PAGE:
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Sip Trip: 3 Day Guide to Wineries in Lancaster County, PA

Want to explore Pennsylvania wine country? Here’s how to spend three days sipping in Lancaster wineries and things to do beyond the vines.

Robin Shreeves, Contribtuing Writer

For a long time, Lancaster, Pennsylvania’s biggest draws were its Amish markets and restaurants, family-focused theaters, amusement parks, and factory outlet shopping. Those things are still draws, but now downtown Lancaster is a destination with boutique hotels and shops plus great restaurants. And, just outside the city of Lancaster, there are now wineries producing fine, quality wines.

The Lancaster County AVA is a large one, covering 225,000 acres, but only a fraction of those acres are planted with vines. The soils in the region are rich, and much of the farmland is dedicated to animal and vegetable farming. However, the limestone bedrock of the region is beneficial for grape growing, too, and the number of Lancaster wineries is growing.

There’s so much to do in and around Lancaster that three days isn’t long enough to do it all, but if three days are all you have, we have some suggestions on how to spend them, including visits to some of Lancaster County’s best and most interesting wineries.

CUMBERLAND VALLEY AVA | LANCASTER VALLEY AVA
The warmer climate in the state of Pennsylvania begins in the South Central region – home to the Cumberland Valley AVA and the Lancaster Valley AVA. Vinifera that requires warmer temperatures can be grown here so expect to see more wines made from European grapes as well hybrids and native grapes.

Lancaster County Wine Tasting Itinerary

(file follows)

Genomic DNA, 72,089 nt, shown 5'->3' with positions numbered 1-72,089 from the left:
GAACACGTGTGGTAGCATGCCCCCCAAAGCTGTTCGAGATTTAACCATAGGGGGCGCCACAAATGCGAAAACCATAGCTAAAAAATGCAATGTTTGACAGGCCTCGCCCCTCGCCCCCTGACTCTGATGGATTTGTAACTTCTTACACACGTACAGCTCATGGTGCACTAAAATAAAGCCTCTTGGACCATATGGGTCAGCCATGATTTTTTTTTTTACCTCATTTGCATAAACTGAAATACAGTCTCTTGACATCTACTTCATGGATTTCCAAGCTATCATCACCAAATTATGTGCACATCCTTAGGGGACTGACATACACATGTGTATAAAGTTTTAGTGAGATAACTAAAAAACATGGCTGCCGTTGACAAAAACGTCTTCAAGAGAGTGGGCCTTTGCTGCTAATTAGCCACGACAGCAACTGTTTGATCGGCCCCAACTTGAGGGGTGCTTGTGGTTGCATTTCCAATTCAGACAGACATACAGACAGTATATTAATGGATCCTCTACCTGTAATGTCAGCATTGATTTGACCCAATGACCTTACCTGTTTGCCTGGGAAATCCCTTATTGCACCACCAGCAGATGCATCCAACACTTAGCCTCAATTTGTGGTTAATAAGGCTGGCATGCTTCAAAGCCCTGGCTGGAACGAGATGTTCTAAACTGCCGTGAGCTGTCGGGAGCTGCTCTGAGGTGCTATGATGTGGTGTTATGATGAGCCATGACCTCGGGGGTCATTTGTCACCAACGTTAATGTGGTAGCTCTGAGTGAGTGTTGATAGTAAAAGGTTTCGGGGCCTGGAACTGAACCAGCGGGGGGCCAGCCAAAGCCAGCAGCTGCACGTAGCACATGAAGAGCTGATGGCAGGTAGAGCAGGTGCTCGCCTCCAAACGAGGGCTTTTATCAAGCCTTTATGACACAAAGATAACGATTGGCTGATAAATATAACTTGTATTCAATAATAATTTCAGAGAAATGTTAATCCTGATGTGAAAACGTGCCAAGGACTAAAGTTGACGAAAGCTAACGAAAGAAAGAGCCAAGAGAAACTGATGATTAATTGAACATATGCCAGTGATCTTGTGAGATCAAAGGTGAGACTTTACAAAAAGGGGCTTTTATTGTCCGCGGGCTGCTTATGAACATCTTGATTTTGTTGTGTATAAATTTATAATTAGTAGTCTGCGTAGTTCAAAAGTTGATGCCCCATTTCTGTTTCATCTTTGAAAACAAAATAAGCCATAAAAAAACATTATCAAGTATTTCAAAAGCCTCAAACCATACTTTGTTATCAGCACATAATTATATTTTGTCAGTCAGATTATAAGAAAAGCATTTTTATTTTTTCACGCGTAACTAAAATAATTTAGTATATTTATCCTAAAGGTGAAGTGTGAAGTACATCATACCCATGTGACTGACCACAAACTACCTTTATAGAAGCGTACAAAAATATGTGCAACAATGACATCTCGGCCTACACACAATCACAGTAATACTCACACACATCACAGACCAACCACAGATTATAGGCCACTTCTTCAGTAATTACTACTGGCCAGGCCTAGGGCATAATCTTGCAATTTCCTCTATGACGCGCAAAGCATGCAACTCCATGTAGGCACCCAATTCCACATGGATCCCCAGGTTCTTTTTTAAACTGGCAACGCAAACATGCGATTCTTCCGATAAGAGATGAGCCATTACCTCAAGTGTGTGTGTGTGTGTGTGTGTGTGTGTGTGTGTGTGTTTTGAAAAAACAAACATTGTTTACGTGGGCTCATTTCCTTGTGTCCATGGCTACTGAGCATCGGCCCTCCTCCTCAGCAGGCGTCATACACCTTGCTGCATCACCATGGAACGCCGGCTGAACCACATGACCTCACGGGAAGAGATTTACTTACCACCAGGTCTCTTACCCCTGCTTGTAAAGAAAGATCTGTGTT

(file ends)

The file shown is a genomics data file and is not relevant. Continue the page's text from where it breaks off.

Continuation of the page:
Day One


If you’re visiting the region from April through New Year’s, start the day at the famous Hersheypark, just 45 minutes away from Lancaster. There are over 70 rides and attractions including 14 rollercoasters, a water park, and Chocolate World. If you visit during the holiday season, over 5 million lights illuminate the park’s Christmas Candylane.

After leaving the park, make a stop at Cassel Vineyards of Hershey for their estate wines and ciders made with local apples. Bring your own food or grab some hoagies from the Philadelphia Hoagie Company. During special events, like the summer concert series, food trucks are on site, too. Make sure to grab a bottle of their Chocolate Port-style dessert wine before heading to Lancaster.

Check into your hotel. There are budget-friendly family hotels in and around Lancaster, but if you want to be able to explore downtown Lancaster with its boutique shops and independent restaurants, look into the Lancaster Marriott at Penn Square with its rooftop bar that has a panoramic view of the city or the boutique Lancaster Arts Hotel that displays the works of local artists. If this is a family getaway, the kids will love Cartoon Network Hotel with its character-themed rooms.

Whether you’re staying at Lancaster Arts Hotel or not, you’ll want to dine at John J. Jeffries inside the hotel where the menus change seasonally depending on what’s available from local farmers. The wine list includes select bottles of award-winning Pennsylvania wines.

Lancaster wineries - Cassel Vineyards
Cassel Vineyards in Lancaster, PA

Lancaster County Wine Tasting Itinerary

Day Two